Jane Mansbridge, Charles F. Adams Professor in Political Leadership and Democratic Values at Harvard Kennedy School, has been named winner of the 2018 Johan Skytte Prize in Political Science, the Skytte Foundation announced Friday (April 6). The Skytte Foundation cited Mansbridge’s influence in enhancing “our understanding of democracy in its direct and representative forms.”
“Mansbridge’s erudite contribution to political science spans several subfields,” the Foundation wrote in announcing the award. “During a long and distinguished career, she has made field-defining contributions to our understanding of the theory and practice of democracy, political representation and deliberation as well as feminist theory. Her distinction between conflict- and consensus-driven democracy laid the foundations for her own and others’ influential research into direct democracy and the importance of deliberation for democracy.”
“Mansbridge is also widely known for her nuanced argument that, under certain circumstances, group membership can be a legitimate basis for political representation as a way to give voice to the previously politically marginalized groups. She has brought mainstream and feminist approaches into dialogue with one another to cast light on big democratic questions. She has also been a pioneering role model for women in political science,” the Foundation wrote.
Mansbridge is the author of Beyond Adversary Democracy, an empirical and normative study of face-to-face democracy, and the award-winning Why We Lost the ERA, a study of deliberative dynamics in social movements based on organizing for an Equal Rights Amendment to the U.S. Constitution. She was president of the American Political Science Association from 2012 to 2013.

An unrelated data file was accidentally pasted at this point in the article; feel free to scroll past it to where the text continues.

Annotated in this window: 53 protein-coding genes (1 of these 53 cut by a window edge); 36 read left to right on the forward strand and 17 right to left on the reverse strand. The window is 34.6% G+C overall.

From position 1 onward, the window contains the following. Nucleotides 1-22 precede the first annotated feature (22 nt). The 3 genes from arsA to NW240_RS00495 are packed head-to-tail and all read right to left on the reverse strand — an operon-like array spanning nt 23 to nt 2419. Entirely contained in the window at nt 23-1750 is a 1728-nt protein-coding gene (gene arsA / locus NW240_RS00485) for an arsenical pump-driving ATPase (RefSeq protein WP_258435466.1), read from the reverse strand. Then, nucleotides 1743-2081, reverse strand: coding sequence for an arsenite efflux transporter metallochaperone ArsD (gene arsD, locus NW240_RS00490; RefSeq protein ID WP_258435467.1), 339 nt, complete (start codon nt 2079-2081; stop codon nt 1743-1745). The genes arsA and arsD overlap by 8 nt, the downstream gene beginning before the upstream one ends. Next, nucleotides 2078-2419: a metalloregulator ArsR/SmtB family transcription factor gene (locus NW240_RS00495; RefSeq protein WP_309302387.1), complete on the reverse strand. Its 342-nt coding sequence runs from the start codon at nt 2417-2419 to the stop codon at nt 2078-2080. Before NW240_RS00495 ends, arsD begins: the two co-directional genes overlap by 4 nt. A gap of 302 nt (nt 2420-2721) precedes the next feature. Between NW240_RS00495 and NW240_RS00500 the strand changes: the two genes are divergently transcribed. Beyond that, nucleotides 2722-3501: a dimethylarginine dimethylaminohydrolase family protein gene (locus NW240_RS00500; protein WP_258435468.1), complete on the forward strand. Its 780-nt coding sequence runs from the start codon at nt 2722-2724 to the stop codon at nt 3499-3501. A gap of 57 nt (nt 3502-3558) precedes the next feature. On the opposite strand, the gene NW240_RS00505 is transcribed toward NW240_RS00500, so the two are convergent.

Mansbridge is currently working on a research project examining political negotiation and bipartisanship in state and federal legislative bodies across the United States.
"I am deeply honored and hope the award will help direct even more attention and intelligence to questions of how to make democracies work better," Mansbridge said.
Past winners of the prize, considered by many as the equivalent of a Nobel Prize in political science, have included Francis Fukuyama and Jon Elster, Harvard University’s Amartya Sen and Theda Skocpol, as well as two Harvard Kennedy School faculty members: Robert Putnam, Peter and Isabel Malkin Professor of Public Policy; and Pippa Norris, Paul F. McGuire Lecturer in Comparative Politics.
The prize, awarded annually, is part of the legacy of Johan Skytte, a Swedish statesman who in 1622 founded what is now the oldest department of political science in the world—the Department of Government at Uppsala University. It will be awarded at a ceremony on September 29.